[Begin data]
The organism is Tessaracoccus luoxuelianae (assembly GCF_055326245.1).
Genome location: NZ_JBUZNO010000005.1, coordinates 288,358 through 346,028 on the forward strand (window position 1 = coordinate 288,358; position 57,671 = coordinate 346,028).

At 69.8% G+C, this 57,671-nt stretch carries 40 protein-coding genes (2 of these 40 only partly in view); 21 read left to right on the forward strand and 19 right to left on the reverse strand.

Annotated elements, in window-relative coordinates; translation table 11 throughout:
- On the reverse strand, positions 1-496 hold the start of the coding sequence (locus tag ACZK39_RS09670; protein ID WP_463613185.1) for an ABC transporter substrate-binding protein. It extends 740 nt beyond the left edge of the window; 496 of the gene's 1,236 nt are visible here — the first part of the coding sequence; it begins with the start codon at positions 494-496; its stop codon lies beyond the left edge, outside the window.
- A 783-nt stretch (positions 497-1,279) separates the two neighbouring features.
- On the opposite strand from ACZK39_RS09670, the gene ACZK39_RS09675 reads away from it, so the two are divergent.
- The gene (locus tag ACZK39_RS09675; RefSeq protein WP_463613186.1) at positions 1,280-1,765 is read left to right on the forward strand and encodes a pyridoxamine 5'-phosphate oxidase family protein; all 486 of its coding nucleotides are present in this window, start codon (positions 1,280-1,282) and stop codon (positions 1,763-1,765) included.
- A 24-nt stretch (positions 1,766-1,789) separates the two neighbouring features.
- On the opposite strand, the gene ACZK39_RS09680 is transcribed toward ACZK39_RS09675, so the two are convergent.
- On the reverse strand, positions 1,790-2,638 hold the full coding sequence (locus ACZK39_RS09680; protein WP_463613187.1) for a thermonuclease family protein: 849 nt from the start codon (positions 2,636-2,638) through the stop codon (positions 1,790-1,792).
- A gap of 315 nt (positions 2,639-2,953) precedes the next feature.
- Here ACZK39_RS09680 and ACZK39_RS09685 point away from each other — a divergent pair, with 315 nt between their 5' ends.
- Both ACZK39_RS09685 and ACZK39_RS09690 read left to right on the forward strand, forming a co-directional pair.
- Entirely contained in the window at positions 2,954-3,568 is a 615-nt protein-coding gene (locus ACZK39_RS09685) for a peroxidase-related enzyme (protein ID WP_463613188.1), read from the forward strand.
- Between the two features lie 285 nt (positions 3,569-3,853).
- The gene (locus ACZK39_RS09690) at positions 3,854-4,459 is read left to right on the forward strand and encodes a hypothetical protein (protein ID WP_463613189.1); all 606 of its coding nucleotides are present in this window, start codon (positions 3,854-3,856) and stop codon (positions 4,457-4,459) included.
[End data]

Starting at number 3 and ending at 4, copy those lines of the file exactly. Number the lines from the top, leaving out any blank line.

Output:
At 69.8% G+C, this 57,671-nt stretch carries 40 protein-coding genes (2 of these 40 only partly in view); 21 read left to right on the forward strand and 19 right to left on the reverse strand.

Annotated elements, in window-relative coordinates; translation table 11 throughout: